Modern computer security relies on careful threat modeling: identifying potential threats and vulnerabilities from an adversary’s point of view, and exploring potential mitigations to these threats. Likewise, developing robust defenses against neural fake news requires us first to carefully investigate and characterize the risks of these models. We thus present a model for controllable text generation called Grover. Given a headline like `Link Found Between Vaccines and Autism,’ Grover can generate the rest of the article; humans find these generations to be more trustworthy than human-written disinformation. 
    • Developing robust verification techniques against generators like Grover is critical. We find that best current discriminators can classify neural fake news from real, human-written, news with 73% accuracy, assuming access to a moderate level of training data. Counterintuitively, the best defense against Grover turns out to be Grover itself, with 92% accuracy, demonstrating the importance of public release of strong generators. We investigate these results further, showing that exposure bias — and sampling strategies that alleviate its effects — both leave artifacts that similar discriminators can pick up on. We conclude by discussing ethical issues regarding the technology, and plan to release Grover publicly, helping pave the way for better detection of neural fake news.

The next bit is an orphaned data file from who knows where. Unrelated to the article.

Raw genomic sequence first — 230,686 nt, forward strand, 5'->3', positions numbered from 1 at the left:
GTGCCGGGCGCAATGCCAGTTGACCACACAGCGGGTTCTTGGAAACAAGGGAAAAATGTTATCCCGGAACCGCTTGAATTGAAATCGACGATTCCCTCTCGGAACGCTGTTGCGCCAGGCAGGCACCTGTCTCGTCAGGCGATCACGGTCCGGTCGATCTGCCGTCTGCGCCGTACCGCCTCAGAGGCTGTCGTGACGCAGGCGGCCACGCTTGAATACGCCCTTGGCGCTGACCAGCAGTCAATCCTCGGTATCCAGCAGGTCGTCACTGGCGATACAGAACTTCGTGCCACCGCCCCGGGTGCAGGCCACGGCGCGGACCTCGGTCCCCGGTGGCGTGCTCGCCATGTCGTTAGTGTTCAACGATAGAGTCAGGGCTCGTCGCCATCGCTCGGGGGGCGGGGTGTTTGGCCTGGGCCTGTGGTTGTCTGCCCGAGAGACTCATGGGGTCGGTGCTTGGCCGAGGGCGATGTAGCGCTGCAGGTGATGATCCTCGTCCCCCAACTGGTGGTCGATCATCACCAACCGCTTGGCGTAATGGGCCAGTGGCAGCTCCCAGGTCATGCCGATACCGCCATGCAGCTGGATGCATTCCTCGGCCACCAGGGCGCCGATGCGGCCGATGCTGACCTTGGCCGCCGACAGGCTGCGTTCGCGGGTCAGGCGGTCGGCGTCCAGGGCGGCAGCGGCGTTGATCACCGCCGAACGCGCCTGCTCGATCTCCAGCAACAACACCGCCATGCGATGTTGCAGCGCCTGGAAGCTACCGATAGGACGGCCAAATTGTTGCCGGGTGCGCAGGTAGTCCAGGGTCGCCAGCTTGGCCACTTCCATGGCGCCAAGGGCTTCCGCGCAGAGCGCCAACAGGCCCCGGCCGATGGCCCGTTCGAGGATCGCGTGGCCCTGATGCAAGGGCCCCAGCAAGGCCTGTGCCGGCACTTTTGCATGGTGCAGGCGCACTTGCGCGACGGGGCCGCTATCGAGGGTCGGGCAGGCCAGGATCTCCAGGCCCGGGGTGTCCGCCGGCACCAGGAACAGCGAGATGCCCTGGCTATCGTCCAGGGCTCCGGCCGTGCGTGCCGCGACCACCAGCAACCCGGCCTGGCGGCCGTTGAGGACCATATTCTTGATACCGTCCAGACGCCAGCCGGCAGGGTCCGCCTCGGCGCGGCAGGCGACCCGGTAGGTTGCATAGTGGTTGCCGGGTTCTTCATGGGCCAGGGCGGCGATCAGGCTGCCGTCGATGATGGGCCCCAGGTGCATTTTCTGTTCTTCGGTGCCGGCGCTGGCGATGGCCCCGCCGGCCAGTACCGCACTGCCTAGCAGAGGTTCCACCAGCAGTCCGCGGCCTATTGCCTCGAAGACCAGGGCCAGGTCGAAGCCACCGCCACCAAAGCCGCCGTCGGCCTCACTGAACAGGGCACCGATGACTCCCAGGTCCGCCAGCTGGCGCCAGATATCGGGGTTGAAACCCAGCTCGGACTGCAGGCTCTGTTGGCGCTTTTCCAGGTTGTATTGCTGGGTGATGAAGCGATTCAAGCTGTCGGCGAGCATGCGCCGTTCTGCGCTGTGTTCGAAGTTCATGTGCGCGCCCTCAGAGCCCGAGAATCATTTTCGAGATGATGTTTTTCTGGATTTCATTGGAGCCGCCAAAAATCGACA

• Retooling CHIPLAY for GROUP. Deadline is June 21
  • More JASS tweaking:
    • Switch the urls in the paper to antibubbles to anonymize – done

Phil 5.30.19

7:00 – 2:30 NASA GEOS

  • CHI Play reviews should come back today!
    • Darn – rejected. From the reviews, it looks like we are in the same space, but going a different direction – an alignment problem. Need to read the reviews in detail though.
    • Some discussion with Wayne about GROUP
  • More JASSS paper
    • Added some broader thoughts to the conclusion and punched up the subjective/objective map difference
  • Start writing proposal for Bruce
    • Simple simulation baseline for model building
    • Develop models for
      • Extrapolating multivariate (family) values, including error conditions
      • Classify errors
      • Explainable model, that has sensor inputs drive the controls of the model that produce outputs that are evaluated against the original inputs using RL
      • “Safer” ML using Sanhedrin approach
  • EfficientNet: Improving Accuracy and Efficiency through AutoML and Model Scaling
    • In our ICML 2019 paper, “EfficientNet: Rethinking Model Scaling for Convolutional Neural Networks”, we propose a novel model scaling method that uses a simple yet highly effective compound coefficient to scale up CNNs in a more structured manner. Unlike conventional approaches that arbitrarily scale network dimensions, such as width, depth and resolution, our method uniformly scales each dimension with a fixed set of scaling coefficients. Powered by this novel scaling method and recent progress on AutoML, we have developed a family of models, called EfficientNets, which superpass state-of-the-art accuracy with up to 10x better efficiency (smaller and faster). EfficientNet